It’s widely acknowledged that how well governments prepare, procure and implement public-private partnership (PPP) projects is important both in bringing in private finance and/or expertise and ensuring these projects deliver value-for-money.
However, up until now there has been no systematic data to measure those capabilities in governments. This has changed with the release of the World Bank Group’s Benchmarking PPP Procurement 2017, which collects and presents comparable and actionable data on PPP procurement on a large scale by providing an assessment of the regulatory frameworks that govern PPP procurement across 82 economies. It presents an analysis of practices in four areas: preparation, procurement, contract management of PPPs, and management of unsolicited proposals (USPs). Using a highway transport project as a case study to ensure cross-comparability, it analyzes the national regulatory frameworks and presents a picture of the procurement landscape at the end of March 2016 by scoring each of the four areas.
Countries in which firms were surveyed for initial round of “Future of Business Survey”
The shared goal of this work is to help policymakers, researchers, and businesses to better understand business sentiment, and to leverage a digital platform to provide a unique source of information.
I am privileged to live and work in Romania where I have been based for just over a year. I love the country and especially my adopted home town of Bucharest, which is an amazing city in many ways.
But I know this wasn’t always the case.
The Mongolian government’s economic advisors. Photo by Steve Utterwulghe
Misunderstanding, distrust, lack of genuine consultation. These are some of the words that I hear the most from various public and private stakeholders during my regular missions to developing countries.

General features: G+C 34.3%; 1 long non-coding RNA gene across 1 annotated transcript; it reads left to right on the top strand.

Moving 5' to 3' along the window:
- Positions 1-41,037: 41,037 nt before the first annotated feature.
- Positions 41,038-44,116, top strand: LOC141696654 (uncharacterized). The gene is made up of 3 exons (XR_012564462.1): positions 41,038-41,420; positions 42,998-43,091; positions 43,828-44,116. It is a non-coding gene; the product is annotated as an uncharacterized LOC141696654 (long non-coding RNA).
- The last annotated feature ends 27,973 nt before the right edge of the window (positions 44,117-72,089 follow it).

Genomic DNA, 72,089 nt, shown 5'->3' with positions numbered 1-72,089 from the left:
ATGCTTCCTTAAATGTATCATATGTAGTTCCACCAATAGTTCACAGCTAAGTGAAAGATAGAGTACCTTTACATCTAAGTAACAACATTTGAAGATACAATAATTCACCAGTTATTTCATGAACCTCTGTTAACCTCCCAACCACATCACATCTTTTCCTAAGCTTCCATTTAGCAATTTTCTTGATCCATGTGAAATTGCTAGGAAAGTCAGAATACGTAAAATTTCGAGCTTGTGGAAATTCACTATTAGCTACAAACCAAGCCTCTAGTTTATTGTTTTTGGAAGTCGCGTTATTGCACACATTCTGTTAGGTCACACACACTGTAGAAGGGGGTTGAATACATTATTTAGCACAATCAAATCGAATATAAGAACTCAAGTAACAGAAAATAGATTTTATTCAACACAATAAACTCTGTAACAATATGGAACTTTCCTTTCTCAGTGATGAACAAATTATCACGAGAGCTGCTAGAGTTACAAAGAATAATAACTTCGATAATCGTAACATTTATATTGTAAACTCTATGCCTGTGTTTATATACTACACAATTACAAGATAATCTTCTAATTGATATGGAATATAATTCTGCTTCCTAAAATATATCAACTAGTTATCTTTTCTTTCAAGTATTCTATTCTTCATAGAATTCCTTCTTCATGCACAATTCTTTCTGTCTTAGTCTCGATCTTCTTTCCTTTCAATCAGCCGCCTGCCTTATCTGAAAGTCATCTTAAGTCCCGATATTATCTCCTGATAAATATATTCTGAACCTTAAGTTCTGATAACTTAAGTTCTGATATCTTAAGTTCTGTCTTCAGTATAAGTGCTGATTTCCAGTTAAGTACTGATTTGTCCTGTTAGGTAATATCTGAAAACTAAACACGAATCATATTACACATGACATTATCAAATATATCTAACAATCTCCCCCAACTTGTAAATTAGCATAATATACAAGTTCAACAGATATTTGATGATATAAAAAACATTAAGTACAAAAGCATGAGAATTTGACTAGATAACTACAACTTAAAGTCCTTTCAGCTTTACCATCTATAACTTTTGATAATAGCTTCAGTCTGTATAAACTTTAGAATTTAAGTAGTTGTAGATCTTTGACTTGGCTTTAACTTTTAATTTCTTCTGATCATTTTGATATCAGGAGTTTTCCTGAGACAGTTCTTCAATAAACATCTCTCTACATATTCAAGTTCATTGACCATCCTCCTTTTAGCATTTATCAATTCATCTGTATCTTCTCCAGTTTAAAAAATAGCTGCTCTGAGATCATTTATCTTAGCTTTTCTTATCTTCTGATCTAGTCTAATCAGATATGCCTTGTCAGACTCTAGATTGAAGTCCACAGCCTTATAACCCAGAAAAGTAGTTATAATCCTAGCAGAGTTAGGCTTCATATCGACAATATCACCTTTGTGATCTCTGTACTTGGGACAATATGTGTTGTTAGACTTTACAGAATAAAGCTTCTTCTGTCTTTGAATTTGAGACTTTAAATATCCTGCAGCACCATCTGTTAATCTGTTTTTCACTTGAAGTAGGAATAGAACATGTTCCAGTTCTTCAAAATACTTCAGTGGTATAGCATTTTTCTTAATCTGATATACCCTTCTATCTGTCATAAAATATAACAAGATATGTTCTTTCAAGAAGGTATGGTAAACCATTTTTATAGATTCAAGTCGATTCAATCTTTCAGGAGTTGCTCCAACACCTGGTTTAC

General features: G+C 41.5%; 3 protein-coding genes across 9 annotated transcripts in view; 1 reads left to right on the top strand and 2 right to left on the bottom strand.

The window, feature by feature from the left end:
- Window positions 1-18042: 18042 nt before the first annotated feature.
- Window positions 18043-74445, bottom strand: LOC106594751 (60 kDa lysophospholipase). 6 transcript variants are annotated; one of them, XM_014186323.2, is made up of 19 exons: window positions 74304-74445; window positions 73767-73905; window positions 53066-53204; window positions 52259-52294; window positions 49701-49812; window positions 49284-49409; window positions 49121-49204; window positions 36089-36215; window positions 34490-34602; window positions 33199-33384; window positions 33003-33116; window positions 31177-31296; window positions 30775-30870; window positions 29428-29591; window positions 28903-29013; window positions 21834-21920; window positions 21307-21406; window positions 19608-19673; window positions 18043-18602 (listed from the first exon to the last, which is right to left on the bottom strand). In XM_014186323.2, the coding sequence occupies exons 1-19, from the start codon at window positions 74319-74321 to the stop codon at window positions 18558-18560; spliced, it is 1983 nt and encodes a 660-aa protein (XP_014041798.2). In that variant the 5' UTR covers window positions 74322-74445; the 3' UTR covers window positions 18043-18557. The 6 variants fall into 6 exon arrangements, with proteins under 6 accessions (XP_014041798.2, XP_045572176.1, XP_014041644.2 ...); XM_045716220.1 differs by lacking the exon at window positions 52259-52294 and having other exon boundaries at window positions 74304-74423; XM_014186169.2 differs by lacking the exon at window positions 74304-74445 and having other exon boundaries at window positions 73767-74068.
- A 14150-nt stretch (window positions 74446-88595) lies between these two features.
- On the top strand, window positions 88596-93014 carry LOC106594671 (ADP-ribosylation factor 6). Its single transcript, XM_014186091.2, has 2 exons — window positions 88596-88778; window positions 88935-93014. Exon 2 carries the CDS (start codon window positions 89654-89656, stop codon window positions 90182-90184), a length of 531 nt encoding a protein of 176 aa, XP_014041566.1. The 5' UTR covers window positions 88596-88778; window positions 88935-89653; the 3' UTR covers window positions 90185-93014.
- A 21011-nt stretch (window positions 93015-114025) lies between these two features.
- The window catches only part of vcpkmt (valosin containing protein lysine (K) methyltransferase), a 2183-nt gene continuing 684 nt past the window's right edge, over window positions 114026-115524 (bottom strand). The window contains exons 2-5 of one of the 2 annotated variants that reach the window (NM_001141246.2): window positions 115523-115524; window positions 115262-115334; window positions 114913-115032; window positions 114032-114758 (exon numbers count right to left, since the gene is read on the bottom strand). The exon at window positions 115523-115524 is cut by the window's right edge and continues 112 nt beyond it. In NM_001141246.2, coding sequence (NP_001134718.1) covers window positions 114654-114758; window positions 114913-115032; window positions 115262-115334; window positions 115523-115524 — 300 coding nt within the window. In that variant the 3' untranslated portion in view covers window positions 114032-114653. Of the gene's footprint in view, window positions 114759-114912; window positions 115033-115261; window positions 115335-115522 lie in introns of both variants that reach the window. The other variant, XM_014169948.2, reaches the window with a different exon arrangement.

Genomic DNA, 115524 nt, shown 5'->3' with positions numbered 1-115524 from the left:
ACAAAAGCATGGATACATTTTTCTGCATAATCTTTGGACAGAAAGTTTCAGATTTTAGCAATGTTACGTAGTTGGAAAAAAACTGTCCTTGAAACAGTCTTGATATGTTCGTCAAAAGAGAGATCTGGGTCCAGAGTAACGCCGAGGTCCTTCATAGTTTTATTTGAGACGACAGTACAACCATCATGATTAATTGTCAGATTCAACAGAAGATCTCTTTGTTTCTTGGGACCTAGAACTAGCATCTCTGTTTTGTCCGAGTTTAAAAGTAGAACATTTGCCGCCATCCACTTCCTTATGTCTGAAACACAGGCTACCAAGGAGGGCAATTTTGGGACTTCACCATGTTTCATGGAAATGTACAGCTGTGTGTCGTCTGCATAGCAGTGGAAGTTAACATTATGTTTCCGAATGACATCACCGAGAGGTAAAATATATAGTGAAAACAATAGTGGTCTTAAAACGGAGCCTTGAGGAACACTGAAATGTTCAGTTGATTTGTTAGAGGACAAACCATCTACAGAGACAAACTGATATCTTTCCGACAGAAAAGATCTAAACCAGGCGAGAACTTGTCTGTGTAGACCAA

From Bamako to Ulan Bator, where I am writing this post, the relentless echo of grievances points to the fact that the government doesn’t understand – or want to listen to – the private sector, and therefore doesn’t trust it. And likewise, the private sector sees public authorities as often incompetent, corrupt and an impediment to competitiveness and wealth creation.
While generalizing is a dubious exercise, the similarity and recurrence of complaints across the globe warrants deeper digging.
The issue of trust in policymaking is a complex field of study. The origin of mistrust of the private sector by the government in many developing countries is embedded in the socio-political culture and economic history of the state.
That being said, it is now rare to find a government that categorically denies the contribution of the private sector to the economic development of a nation. About 90 percent of the jobs are created by the private sector in the developing world, and about 50 percent of those are created by small and medium-sized enterprises (SMEs). Furthermore, as José Juan Ruiz from the Inter-American Development Bank (IDB) has written, “Policymakers realize that they need to access the deep knowledge held by the private sector in order to learn about market failure and formulate the right policies to address them.”
On the other hand, the private sector wants a stable and transparent regulatory environment in which to operate. It doesn’t want more regulations, but better regulations that will protect its investments. For that, it needs the government to listen and act in a way that will create an enabling business environment. Building trust is hard work.